Stielike has a habit of sticking to one game plan (in fact, I don’t really know what plan B is aside from putting in Kwak Tae Hwi as a target man up front). While I don’t like to see us reverting to long balls to Wookie as plan B, it’s also really frustrating when this team obviously cannot create chances due to the opposition bunkering down hard. If plan A isn’t working, why not shift formation to something more forward-heavy? Do we really have to rehash the same old ineffective ideas with players who clearly can’t do anything and are clearly super tired? Why does Stielike sub players on so late, usually in the mid-70’s or 80’s? Isn’t it common sense for coaches to sub players MUCH earlier if things aren’t working too well? It just doesn’t make sense..
Also I thought when Stielike came in we’d start playing differently than we used to with HMB and CKH, but for some reason it looks all the same, and all so predictable. Why can we still not create anything down the middle? Why do we still start every attack from the fullbacks (in the words of Tom Danicek, Cruyff would roll over in his grave)? Why do we literally backpass all the time even with great options in front of us? You would think the apparent problems Korea has had since the retirement of PJS/LYP would be some of the first things managers would work on. I know NT managers don’t get much time but still, why do these problems still exist 6 years later? Is it just ingrained into the Korean psyche? (don’t think so, it’s been more of a problem as of late and the youth teams aren’t this bad).
Middle Eastern Teams..
Everyone in East Asia seems to hate playing Middle Eastern teams. I think sandalsforgoalposts put it best:
Look, stereotypes are awful, but there's just no way Middle Eastern goalkeepers are not taught how to time-waste from the very beginning.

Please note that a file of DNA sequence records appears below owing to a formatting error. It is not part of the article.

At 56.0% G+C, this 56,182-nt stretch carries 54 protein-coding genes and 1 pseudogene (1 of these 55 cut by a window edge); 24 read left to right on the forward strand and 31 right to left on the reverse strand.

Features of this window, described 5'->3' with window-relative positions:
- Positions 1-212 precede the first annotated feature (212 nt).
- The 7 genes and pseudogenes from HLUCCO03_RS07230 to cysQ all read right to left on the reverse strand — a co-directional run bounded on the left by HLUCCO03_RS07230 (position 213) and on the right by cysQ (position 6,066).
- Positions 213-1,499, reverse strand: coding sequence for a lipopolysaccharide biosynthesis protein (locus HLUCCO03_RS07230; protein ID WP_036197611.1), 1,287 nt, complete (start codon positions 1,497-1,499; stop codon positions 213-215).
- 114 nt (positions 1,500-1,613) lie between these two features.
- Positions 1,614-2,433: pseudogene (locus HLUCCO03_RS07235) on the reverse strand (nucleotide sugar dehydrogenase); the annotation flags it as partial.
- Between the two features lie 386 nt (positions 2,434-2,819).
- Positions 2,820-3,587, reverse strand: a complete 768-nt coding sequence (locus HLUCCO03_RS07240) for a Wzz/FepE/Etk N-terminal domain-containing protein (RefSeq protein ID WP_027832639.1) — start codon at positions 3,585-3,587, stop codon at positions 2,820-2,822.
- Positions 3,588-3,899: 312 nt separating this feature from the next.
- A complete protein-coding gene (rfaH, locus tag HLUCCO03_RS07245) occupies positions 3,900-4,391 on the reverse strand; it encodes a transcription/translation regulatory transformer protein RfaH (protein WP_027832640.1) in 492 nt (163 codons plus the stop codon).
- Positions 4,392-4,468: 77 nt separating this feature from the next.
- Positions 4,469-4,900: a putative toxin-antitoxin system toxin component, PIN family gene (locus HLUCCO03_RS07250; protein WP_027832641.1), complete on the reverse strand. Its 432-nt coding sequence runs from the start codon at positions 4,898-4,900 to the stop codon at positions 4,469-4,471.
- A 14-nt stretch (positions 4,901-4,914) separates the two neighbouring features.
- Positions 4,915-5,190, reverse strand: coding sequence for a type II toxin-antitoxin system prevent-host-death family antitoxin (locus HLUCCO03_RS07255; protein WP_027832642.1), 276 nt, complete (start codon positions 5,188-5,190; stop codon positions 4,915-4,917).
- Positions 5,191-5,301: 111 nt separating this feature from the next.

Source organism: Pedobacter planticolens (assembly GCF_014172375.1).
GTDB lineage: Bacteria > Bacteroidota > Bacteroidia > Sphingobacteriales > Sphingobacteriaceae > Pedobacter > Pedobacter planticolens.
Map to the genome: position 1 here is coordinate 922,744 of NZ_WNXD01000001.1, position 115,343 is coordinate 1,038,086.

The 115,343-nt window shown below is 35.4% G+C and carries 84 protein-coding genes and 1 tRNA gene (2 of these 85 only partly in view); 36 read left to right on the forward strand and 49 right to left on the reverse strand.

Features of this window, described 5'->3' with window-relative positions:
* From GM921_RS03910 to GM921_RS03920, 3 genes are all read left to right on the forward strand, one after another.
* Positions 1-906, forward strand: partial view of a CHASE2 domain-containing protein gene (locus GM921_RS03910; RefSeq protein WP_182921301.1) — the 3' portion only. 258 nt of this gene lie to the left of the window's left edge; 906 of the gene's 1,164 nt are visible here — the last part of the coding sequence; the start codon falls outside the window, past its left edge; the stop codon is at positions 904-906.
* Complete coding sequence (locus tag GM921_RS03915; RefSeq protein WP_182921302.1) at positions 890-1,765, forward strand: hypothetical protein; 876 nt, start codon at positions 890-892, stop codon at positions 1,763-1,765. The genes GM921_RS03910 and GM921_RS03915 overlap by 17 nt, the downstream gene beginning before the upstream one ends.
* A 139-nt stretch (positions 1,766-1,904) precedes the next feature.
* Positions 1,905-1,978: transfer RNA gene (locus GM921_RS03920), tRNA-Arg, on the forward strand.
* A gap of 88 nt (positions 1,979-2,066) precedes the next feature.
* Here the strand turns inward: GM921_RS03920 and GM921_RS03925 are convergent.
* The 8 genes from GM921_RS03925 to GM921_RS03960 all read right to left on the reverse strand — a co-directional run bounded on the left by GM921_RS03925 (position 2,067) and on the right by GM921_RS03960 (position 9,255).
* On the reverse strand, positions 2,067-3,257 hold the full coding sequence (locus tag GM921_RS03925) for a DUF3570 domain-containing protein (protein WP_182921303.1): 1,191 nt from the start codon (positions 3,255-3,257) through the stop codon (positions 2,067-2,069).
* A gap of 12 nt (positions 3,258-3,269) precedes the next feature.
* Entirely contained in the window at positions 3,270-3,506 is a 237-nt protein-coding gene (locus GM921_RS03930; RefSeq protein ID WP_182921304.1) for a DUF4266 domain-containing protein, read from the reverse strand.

— SandalsForGoalposts (@Sandal4Goalpost) September 6, 2016
Amen – while we can’t generalize to say middle eastern teams are taught to grassroll why is it that every time we play them, if we are not in a winning situation in the second half, the grassrolling breaks out in full force? Surely it must be a tactic ingrained in the mindset of middle eastern football? It actually kind of is:
@Sandal4Goalpost I can vouch for this, you're told "don't hurry" in football academies by coaches during the games. It's a norm
— Sina Saemian (@Sinaa_sa) September 6, 2016
Which would explain why middle eastern GK’s take a sweet long time whenever it comes to any sort of throw-in or goal kick…
You also have to wonder if this is the ref’s fault. Literally every friendly/tournament/WCQ we see instances of AFC refs proving themselves to be some of the most incompetent in the world. In the context of this match, the problem is that the AFC condones the serious grassrolling that the middle east is famous for. Normally, blatant timewasting and grassrolling gets punished with yellow cards – see Iran vs Argentina in the last World Cup. But not in the AFC! Where teams can grassroll all day…
That being said, KSY/Stielike really don’t have a right to blame the grassrolling because even if we had 20 minutes of extra time I bet we wouldn’t have scored anything. We only have ourselves to blame, which skimmilk summed up in a concise five words:
We deserve to be grassrolled
— Korean Footballers (@KoreaFootAbroad) September 6, 2016
Kim Seung Gyu 8 – without two very crucial saves we’d be looking at a 1-0 or 2-0 loss. It’s great to see a goalkeeper play so well for once, the last time I was really impressed by a GK on the senior level KNT was in the Asian Cup…
Oh Jaesuk 6.5 – I think OJS offers quite a bit going forward, and will be a solid option in RB once one of Kim JS / Park JH / Yoon SY find their form again. Made a mistake (missed interception) that fortunately went unpunished though.
Kim Young Kwon 6 – Did his job well enough?
Jang Hyun Soo 6 – see above.